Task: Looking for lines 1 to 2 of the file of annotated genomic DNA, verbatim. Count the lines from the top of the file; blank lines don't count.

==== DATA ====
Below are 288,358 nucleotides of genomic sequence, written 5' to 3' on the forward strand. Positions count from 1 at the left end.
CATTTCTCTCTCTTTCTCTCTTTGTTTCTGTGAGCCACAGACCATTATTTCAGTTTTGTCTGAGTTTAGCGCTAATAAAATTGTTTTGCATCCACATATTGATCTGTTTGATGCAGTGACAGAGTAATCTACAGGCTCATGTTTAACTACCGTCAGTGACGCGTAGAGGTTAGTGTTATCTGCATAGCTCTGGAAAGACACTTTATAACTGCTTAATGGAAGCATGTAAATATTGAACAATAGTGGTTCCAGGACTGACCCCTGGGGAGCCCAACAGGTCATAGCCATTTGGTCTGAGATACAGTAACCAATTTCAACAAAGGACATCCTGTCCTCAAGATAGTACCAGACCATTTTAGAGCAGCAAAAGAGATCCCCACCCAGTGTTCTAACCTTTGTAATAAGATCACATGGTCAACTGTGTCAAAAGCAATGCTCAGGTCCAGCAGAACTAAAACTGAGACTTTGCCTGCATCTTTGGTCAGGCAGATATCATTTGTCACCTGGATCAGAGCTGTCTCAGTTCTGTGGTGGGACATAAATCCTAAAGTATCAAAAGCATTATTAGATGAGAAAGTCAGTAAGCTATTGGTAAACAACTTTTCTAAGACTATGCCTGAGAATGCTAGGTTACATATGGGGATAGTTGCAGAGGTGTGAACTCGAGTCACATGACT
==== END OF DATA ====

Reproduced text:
Below are 288,358 nucleotides of genomic sequence, written 5' to 3' on the forward strand. Positions count from 1 at the left end.
CATTTCTCTCTCTTTCTCTCTTTGTTTCTGTGAGCCACAGACCATTATTTCAGTTTTGTCTGAGTTTAGCGCTAATAAAATTGTTTTGCATCCACATATTGATCTGTTTGATGCAGTGACAGAGTAATCTACAGGCTCATGTTTAACTACCGTCAGTGACGCGTAGAGGTTAGTGTTATCTGCATAGCTCTGGAAAGACACTTTATAACTGCTTAATGGAAGCATGTAAATATTGAACAATAGTGGTTCCAGGACTGACCCCTGGGGAGCCCAACAGGTCATAGCCATTTGGTCTGAGATACAGTAACCAATTTCAACAAAGGACATCCTGTCCTCAAGATAGTACCAGACCATTTTAGAGCAGCAAAAGAGATCCCCACCCAGTGTTCTAACCTTTGTAATAAGATCACATGGTCAACTGTGTCAAAAGCAATGCTCAGGTCCAGCAGAACTAAAACTGAGACTTTGCCTGCATCTTTGGTCAGGCAGATATCATTTGTCACCTGGATCAGAGCTGTCTCAGTTCTGTGGTGGGACATAAATCCTAAAGTATCAAAAGCATTATTAGATGAGAAAGTCAGTAAGCTATTGGTAAACAACTTTTCTAAGACTATGCCTGAGAATGCTAGGTTACATATGGGGATAGTTGCAGAGGTGTGAACTCGAGTCACATGACT